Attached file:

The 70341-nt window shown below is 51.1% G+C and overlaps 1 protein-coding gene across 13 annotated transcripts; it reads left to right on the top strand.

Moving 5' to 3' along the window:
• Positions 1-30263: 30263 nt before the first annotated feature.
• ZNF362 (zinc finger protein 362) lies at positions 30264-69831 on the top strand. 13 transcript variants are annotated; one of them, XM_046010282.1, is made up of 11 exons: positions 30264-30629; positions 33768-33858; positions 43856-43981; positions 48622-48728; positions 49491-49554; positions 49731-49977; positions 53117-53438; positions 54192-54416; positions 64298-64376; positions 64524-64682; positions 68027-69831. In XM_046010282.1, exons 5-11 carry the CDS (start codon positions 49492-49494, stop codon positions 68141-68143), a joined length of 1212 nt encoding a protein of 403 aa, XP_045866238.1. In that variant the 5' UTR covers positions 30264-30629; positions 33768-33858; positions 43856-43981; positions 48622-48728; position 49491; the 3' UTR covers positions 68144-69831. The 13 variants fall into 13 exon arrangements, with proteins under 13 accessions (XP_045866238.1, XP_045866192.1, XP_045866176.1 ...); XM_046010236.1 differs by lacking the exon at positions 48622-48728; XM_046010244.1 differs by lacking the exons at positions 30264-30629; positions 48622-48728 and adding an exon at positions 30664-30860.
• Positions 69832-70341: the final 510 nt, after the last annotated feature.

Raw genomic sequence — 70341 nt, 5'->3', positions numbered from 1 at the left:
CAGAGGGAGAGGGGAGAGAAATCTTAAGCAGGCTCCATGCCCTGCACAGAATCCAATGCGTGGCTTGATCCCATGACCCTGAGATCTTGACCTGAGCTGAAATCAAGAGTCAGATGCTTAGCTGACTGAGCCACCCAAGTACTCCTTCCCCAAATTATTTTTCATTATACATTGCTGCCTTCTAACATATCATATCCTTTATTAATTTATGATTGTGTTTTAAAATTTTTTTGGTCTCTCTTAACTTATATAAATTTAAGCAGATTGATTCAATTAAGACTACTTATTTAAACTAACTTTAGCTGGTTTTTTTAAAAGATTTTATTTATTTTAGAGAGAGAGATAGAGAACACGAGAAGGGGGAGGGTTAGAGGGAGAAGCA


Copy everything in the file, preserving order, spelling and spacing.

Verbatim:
The 70341-nt window shown below is 51.1% G+C and overlaps 1 protein-coding gene across 13 annotated transcripts; it reads left to right on the top strand.

Moving 5' to 3' along the window:
• Positions 1-30263: 30263 nt before the first annotated feature.
• ZNF362 (zinc finger protein 362) lies at positions 30264-69831 on the top strand. 13 transcript variants are annotated; one of them, XM_046010282.1, is made up of 11 exons: positions 30264-30629; positions 33768-33858; positions 43856-43981; positions 48622-48728; positions 49491-49554; positions 49731-49977; positions 53117-53438; positions 54192-54416; positions 64298-64376; positions 64524-64682; positions 68027-69831. In XM_046010282.1, exons 5-11 carry the CDS (start codon positions 49492-49494, stop codon positions 68141-68143), a joined length of 1212 nt encoding a protein of 403 aa, XP_045866238.1. In that variant the 5' UTR covers positions 30264-30629; positions 33768-33858; positions 43856-43981; positions 48622-48728; position 49491; the 3' UTR covers positions 68144-69831. The 13 variants fall into 13 exon arrangements, with proteins under 13 accessions (XP_045866238.1, XP_045866192.1, XP_045866176.1 ...); XM_046010236.1 differs by lacking the exon at positions 48622-48728; XM_046010244.1 differs by lacking the exons at positions 30264-30629; positions 48622-48728 and adding an exon at positions 30664-30860.
• Positions 69832-70341: the final 510 nt, after the last annotated feature.

Raw genomic sequence — 70341 nt, 5'->3', positions numbered from 1 at the left:
CAGAGGGAGAGGGGAGAGAAATCTTAAGCAGGCTCCATGCCCTGCACAGAATCCAATGCGTGGCTTGATCCCATGACCCTGAGATCTTGACCTGAGCTGAAATCAAGAGTCAGATGCTTAGCTGACTGAGCCACCCAAGTACTCCTTCCCCAAATTATTTTTCATTATACATTGCTGCCTTCTAACATATCATATCCTTTATTAATTTATGATTGTGTTTTAAAATTTTTTTGGTCTCTCTTAACTTATATAAATTTAAGCAGATTGATTCAATTAAGACTACTTATTTAAACTAACTTTAGCTGGTTTTTTTAAAAGATTTTATTTATTTTAGAGAGAGAGATAGAGAACACGAGAAGGGGGAGGGTTAGAGGGAGAAGCA